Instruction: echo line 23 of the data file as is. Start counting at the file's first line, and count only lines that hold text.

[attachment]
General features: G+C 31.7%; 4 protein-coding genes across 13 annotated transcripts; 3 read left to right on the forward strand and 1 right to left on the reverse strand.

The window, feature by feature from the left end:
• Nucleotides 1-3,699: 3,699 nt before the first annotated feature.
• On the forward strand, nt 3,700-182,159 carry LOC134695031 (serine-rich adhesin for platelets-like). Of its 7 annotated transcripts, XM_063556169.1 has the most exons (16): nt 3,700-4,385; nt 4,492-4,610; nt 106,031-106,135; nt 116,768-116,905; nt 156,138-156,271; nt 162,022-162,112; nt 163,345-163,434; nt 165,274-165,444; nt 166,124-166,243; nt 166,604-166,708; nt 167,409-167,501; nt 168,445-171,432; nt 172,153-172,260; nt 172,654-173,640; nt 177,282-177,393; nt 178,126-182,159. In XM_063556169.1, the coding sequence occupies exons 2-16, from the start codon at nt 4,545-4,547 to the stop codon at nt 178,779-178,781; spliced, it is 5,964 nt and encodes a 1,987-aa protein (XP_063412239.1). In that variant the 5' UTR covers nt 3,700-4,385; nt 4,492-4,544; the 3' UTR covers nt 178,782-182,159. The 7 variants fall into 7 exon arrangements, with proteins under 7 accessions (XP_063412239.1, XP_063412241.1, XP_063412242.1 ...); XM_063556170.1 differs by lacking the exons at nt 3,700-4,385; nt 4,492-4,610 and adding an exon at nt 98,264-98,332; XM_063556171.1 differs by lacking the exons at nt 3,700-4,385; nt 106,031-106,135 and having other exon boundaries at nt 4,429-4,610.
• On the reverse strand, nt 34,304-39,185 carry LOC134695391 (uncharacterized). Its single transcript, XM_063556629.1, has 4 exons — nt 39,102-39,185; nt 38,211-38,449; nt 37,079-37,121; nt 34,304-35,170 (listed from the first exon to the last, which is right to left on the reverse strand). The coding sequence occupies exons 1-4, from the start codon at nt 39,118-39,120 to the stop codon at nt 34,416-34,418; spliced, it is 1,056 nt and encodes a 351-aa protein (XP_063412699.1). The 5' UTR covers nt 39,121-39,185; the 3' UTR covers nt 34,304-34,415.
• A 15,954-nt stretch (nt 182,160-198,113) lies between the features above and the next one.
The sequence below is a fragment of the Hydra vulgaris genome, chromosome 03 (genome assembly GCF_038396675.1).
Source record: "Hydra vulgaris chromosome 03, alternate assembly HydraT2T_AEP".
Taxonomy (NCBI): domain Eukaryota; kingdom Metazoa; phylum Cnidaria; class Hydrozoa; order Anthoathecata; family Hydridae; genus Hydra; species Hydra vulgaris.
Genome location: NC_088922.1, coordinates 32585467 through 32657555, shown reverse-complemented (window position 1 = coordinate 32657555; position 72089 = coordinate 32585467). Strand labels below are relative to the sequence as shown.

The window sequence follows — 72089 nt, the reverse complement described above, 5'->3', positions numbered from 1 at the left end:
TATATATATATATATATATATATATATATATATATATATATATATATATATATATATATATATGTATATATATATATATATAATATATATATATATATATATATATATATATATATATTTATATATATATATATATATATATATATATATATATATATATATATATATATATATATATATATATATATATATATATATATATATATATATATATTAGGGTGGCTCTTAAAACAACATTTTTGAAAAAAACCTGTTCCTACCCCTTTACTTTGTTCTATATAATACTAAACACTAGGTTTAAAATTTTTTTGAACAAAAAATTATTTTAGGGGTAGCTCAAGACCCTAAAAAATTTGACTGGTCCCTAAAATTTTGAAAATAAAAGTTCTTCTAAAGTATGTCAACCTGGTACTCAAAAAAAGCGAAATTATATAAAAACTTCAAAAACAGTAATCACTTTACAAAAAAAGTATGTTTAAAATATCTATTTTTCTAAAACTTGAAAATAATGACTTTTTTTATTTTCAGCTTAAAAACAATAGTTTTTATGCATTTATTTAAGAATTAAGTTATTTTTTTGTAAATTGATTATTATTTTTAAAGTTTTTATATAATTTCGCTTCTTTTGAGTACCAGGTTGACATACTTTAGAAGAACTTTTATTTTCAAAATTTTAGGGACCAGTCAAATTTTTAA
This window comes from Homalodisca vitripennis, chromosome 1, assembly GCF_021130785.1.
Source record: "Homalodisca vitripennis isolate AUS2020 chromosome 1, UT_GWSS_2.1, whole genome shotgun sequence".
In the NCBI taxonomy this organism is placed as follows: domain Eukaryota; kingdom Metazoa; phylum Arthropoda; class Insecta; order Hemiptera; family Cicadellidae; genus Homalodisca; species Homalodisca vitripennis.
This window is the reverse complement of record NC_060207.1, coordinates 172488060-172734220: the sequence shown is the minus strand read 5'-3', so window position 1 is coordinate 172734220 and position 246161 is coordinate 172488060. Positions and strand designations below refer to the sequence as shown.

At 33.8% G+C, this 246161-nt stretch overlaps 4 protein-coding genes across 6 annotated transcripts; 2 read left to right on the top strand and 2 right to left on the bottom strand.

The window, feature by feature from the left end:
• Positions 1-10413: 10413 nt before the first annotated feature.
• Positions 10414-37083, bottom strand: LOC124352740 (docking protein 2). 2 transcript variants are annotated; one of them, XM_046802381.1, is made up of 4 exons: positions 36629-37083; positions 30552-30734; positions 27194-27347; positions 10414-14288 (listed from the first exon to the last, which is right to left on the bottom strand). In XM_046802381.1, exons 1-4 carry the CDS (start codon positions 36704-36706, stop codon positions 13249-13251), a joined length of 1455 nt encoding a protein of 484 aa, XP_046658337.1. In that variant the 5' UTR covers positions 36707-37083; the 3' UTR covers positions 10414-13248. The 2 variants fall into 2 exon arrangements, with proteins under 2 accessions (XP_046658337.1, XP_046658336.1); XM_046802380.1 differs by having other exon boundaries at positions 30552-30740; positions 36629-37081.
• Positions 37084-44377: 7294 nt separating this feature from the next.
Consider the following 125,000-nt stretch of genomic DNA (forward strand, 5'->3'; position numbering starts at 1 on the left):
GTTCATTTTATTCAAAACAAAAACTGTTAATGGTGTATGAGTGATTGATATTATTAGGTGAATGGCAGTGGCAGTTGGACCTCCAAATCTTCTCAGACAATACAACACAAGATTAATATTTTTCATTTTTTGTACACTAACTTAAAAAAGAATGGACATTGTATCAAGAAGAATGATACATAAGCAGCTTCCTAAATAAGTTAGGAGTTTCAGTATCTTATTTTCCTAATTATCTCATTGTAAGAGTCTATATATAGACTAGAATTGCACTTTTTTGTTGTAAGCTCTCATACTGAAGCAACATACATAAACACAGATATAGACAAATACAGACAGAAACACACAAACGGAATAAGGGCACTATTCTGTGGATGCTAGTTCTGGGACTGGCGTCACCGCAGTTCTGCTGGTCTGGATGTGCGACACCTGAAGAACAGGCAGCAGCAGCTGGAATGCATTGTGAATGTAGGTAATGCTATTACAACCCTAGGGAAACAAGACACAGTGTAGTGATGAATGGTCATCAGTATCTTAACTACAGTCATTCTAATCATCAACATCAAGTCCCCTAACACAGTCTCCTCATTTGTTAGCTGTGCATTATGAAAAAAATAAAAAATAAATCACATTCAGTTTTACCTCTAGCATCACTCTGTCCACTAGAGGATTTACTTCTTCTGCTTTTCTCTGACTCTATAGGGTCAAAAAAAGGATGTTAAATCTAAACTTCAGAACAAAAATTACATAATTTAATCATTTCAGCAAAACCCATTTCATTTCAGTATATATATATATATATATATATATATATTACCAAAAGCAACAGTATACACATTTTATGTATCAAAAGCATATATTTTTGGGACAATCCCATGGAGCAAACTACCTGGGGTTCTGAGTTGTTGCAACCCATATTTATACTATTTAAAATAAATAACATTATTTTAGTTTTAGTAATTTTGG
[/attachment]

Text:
GTTCATTTTATTCAAAACAAAAACTGTTAATGGTGTATGAGTGATTGATATTATTAGGTGAATGGCAGTGGCAGTTGGACCTCCAAATCTTCTCAGACAATACAACACAAGATTAATATTTTTCATTTTTTGTACACTAACTTAAAAAAGAATGGACATTGTATCAAGAAGAATGATACATAAGCAGCTTCCTAAATAAGTTAGGAGTTTCAGTATCTTATTTTCCTAATTATCTCATTGTAAGAGTCTATATATAGACTAGAATTGCACTTTTTTGTTGTAAGCTCTCATACTGAAGCAACATACATAAACACAGATATAGACAAATACAGACAGAAACACACAAACGGAATAAGGGCACTATTCTGTGGATGCTAGTTCTGGGACTGGCGTCACCGCAGTTCTGCTGGTCTGGATGTGCGACACCTGAAGAACAGGCAGCAGCAGCTGGAATGCATTGTGAATGTAGGTAATGCTATTACAACCCTAGGGAAACAAGACACAGTGTAGTGATGAATGGTCATCAGTATCTTAACTACAGTCATTCTAATCATCAACATCAAGTCCCCTAACACAGTCTCCTCATTTGTTAGCTGTGCATTATGAAAAAAATAAAAAATAAATCACATTCAGTTTTACCTCTAGCATCACTCTGTCCACTAGAGGATTTACTTCTTCTGCTTTTCTCTGACTCTATAGGGTCAAAAAAAGGATGTTAAATCTAAACTTCAGAACAAAAATTACATAATTTAATCATTTCAGCAAAACCCATTTCATTTCAGTATATATATATATATATATATATATATATTACCAAAAGCAACAGTATACACATTTTATGTATCAAAAGCATATATTTTTGGGACAATCCCATGGAGCAAACTACCTGGGGTTCTGAGTTGTTGCAACCCATATTTATACTATTTAAAATAAATAACATTATTTTAGTTTTAGTAATTTTGG